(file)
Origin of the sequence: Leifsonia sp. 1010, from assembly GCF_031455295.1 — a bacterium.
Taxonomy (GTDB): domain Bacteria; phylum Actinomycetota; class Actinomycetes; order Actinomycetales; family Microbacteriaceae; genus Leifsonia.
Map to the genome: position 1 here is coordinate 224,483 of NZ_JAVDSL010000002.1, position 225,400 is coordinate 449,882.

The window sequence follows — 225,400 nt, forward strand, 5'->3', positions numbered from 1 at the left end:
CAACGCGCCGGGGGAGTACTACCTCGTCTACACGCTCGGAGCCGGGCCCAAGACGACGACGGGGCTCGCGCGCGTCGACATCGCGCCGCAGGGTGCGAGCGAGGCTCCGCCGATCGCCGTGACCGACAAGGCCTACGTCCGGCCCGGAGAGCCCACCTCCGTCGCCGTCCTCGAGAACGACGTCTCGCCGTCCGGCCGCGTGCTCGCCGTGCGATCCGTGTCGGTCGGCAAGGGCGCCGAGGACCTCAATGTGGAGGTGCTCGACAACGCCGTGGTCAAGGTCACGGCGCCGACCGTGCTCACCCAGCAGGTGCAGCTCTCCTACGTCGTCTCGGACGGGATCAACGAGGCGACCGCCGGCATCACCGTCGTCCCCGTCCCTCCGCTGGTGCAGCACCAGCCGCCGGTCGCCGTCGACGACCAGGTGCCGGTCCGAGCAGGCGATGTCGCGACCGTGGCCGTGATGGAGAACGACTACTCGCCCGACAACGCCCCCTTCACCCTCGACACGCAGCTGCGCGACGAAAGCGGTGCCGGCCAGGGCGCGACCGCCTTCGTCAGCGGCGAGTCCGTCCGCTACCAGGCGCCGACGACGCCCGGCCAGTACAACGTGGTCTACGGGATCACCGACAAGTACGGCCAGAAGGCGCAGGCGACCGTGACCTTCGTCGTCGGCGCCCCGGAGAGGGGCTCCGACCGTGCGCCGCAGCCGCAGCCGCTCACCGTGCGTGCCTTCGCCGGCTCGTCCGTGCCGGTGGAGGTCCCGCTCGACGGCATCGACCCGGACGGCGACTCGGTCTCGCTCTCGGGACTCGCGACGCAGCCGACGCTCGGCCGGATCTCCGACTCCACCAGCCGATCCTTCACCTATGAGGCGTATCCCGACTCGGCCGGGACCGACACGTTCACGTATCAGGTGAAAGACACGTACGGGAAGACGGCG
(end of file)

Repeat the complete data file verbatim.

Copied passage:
Origin of the sequence: Leifsonia sp. 1010, from assembly GCF_031455295.1 — a bacterium.
Taxonomy (GTDB): domain Bacteria; phylum Actinomycetota; class Actinomycetes; order Actinomycetales; family Microbacteriaceae; genus Leifsonia.
Map to the genome: position 1 here is coordinate 224,483 of NZ_JAVDSL010000002.1, position 225,400 is coordinate 449,882.

The window sequence follows — 225,400 nt, forward strand, 5'->3', positions numbered from 1 at the left end:
CAACGCGCCGGGGGAGTACTACCTCGTCTACACGCTCGGAGCCGGGCCCAAGACGACGACGGGGCTCGCGCGCGTCGACATCGCGCCGCAGGGTGCGAGCGAGGCTCCGCCGATCGCCGTGACCGACAAGGCCTACGTCCGGCCCGGAGAGCCCACCTCCGTCGCCGTCCTCGAGAACGACGTCTCGCCGTCCGGCCGCGTGCTCGCCGTGCGATCCGTGTCGGTCGGCAAGGGCGCCGAGGACCTCAATGTGGAGGTGCTCGACAACGCCGTGGTCAAGGTCACGGCGCCGACCGTGCTCACCCAGCAGGTGCAGCTCTCCTACGTCGTCTCGGACGGGATCAACGAGGCGACCGCCGGCATCACCGTCGTCCCCGTCCCTCCGCTGGTGCAGCACCAGCCGCCGGTCGCCGTCGACGACCAGGTGCCGGTCCGAGCAGGCGATGTCGCGACCGTGGCCGTGATGGAGAACGACTACTCGCCCGACAACGCCCCCTTCACCCTCGACACGCAGCTGCGCGACGAAAGCGGTGCCGGCCAGGGCGCGACCGCCTTCGTCAGCGGCGAGTCCGTCCGCTACCAGGCGCCGACGACGCCCGGCCAGTACAACGTGGTCTACGGGATCACCGACAAGTACGGCCAGAAGGCGCAGGCGACCGTGACCTTCGTCGTCGGCGCCCCGGAGAGGGGCTCCGACCGTGCGCCGCAGCCGCAGCCGCTCACCGTGCGTGCCTTCGCCGGCTCGTCCGTGCCGGTGGAGGTCCCGCTCGACGGCATCGACCCGGACGGCGACTCGGTCTCGCTCTCGGGACTCGCGACGCAGCCGACGCTCGGCCGGATCTCCGACTCCACCAGCCGATCCTTCACCTATGAGGCGTATCCCGACTCGGCCGGGACCGACACGTTCACGTATCAGGTGAAAGACACGTACGGGAAGACGGCG